International Day Commemorating the Victims of Acts of Violence Based on Religion or Belief Date in the current year: August 22, 2022

International Day Commemorating the Victims of Acts of Violence Based on Religion or Belief International Day Commemorating the Victims of Acts of Violence Based on Religion or Belief is a United Nations observance held on August 22, the day after International Day of Remembrance and Tribute to the Victims of Terrorism. It was established by a UN General Assembly resolution adopted on May 13, 2019.

The Universal Declaration of Human Rights enshrines three interdependent, interrelated and mutually reinforcing rights: the right to freedom of religion or belief, opinion and expression, the right to freedom of association and the right to peaceful assembly. Unfortunately, these rights are regularly violated around the world, and the number of acts of violence based on religion or belief has been growing over the recent years.

If you turn to history, you will find a lot of examples of acts of violence based on religion or belief, including persecution of Christians in the Roman Empire, expulsions and exoduses of Jews, the crusades, religious wars fought after the Protestant Reformation, numerous pogroms…

It would seem that by the 21st century mankind should have realized the importance of tolerance, but, unfortunately, the number of acts of violence and terrorism based on religion or belief is only growing. Take, for example, the Christchurch mass shootings of 2019 that resulted in the deaths of 51 people. And this happened in New Zealand that is considered one of the safest countries.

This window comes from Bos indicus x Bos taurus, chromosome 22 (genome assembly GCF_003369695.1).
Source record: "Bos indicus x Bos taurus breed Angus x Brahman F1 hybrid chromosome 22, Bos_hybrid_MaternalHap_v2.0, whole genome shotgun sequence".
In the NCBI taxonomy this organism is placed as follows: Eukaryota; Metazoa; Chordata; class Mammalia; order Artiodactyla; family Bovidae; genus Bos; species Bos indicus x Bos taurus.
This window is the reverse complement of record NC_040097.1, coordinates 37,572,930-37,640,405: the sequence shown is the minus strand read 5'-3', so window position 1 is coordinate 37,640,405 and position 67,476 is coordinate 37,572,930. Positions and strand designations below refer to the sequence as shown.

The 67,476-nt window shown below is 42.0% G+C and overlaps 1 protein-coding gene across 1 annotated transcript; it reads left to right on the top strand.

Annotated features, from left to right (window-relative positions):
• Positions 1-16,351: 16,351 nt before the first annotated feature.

During its 73rd session, the UN General Assembly strongly condemned continuing violence and acts of terrorism and adopted a resolution that proclaimed International Day Commemorating the Victims of Acts of Violence Based on Religion or Belief. Its main goals are to raise public awareness of the problem of terrorism and violent extremism, to emphasize the importance of respecting the human rights of victims of terrorism and their families, and to honor the memory of all victims of terrorist attacks and other crimes motivated by religious intolerance.

Having proclaimed the day, the General Assembly emphasized that the main responsibility for protecting human rights, including the right of religious minorities to freedom of religion, rests with governments, therefore the joint work of governments to protect people from discrimination and hate crimes is of great importance for the eradication of religious intolerance.

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UN Observances

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